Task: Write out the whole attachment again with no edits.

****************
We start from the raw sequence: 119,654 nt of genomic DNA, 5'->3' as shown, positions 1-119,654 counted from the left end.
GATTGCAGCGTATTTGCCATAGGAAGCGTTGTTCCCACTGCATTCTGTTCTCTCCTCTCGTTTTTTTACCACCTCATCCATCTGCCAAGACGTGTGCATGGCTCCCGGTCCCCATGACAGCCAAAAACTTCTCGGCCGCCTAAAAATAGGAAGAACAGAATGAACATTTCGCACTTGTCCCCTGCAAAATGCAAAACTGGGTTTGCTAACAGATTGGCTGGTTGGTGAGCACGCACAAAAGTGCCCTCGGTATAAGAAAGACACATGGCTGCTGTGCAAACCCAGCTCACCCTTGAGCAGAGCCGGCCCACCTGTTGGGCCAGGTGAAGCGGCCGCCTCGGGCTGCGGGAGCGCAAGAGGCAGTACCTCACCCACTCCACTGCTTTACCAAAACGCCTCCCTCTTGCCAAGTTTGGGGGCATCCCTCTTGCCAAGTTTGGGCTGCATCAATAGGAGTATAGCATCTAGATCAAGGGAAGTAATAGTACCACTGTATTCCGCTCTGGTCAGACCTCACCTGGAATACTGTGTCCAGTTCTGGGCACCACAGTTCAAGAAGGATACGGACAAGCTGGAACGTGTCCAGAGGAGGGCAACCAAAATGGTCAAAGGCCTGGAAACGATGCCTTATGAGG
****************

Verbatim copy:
We start from the raw sequence: 119,654 nt of genomic DNA, 5'->3' as shown, positions 1-119,654 counted from the left end.
GATTGCAGCGTATTTGCCATAGGAAGCGTTGTTCCCACTGCATTCTGTTCTCTCCTCTCGTTTTTTTACCACCTCATCCATCTGCCAAGACGTGTGCATGGCTCCCGGTCCCCATGACAGCCAAAAACTTCTCGGCCGCCTAAAAATAGGAAGAACAGAATGAACATTTCGCACTTGTCCCCTGCAAAATGCAAAACTGGGTTTGCTAACAGATTGGCTGGTTGGTGAGCACGCACAAAAGTGCCCTCGGTATAAGAAAGACACATGGCTGCTGTGCAAACCCAGCTCACCCTTGAGCAGAGCCGGCCCACCTGTTGGGCCAGGTGAAGCGGCCGCCTCGGGCTGCGGGAGCGCAAGAGGCAGTACCTCACCCACTCCACTGCTTTACCAAAACGCCTCCCTCTTGCCAAGTTTGGGGGCATCCCTCTTGCCAAGTTTGGGCTGCATCAATAGGAGTATAGCATCTAGATCAAGGGAAGTAATAGTACCACTGTATTCCGCTCTGGTCAGACCTCACCTGGAATACTGTGTCCAGTTCTGGGCACCACAGTTCAAGAAGGATACGGACAAGCTGGAACGTGTCCAGAGGAGGGCAACCAAAATGGTCAAAGGCCTGGAAACGATGCCTTATGAGG